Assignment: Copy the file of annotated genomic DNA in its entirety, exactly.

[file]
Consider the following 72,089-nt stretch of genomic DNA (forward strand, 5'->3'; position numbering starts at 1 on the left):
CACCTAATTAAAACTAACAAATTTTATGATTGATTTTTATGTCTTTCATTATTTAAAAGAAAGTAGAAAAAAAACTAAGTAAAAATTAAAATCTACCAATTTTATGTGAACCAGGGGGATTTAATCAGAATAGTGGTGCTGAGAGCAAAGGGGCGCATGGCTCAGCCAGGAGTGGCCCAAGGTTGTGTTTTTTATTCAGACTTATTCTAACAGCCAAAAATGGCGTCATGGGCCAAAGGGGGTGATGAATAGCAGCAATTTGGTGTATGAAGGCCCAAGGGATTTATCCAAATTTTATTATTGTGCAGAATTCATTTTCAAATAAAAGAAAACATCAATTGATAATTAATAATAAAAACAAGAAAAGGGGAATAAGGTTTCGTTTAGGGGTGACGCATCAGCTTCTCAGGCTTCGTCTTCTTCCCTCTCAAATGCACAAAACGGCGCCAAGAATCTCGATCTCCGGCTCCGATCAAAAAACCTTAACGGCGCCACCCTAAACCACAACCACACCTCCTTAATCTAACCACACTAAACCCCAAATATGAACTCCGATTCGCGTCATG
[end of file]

Consider the following 72,089-nt stretch of genomic DNA (forward strand, 5'->3'; position numbering starts at 1 on the left):
CACCTAATTAAAACTAACAAATTTTATGATTGATTTTTATGTCTTTCATTATTTAAAAGAAAGTAGAAAAAAAACTAAGTAAAAATTAAAATCTACCAATTTTATGTGAACCAGGGGGATTTAATCAGAATAGTGGTGCTGAGAGCAAAGGGGCGCATGGCTCAGCCAGGAGTGGCCCAAGGTTGTGTTTTTTATTCAGACTTATTCTAACAGCCAAAAATGGCGTCATGGGCCAAAGGGGGTGATGAATAGCAGCAATTTGGTGTATGAAGGCCCAAGGGATTTATCCAAATTTTATTATTGTGCAGAATTCATTTTCAAATAAAAGAAAACATCAATTGATAATTAATAATAAAAACAAGAAAAGGGGAATAAGGTTTCGTTTAGGGGTGACGCATCAGCTTCTCAGGCTTCGTCTTCTTCCCTCTCAAATGCACAAAACGGCGCCAAGAATCTCGATCTCCGGCTCCGATCAAAAAACCTTAACGGCGCCACCCTAAACCACAACCACACCTCCTTAATCTAACCACACTAAACCCCAAATATGAACTCCGATTCGCGTCATG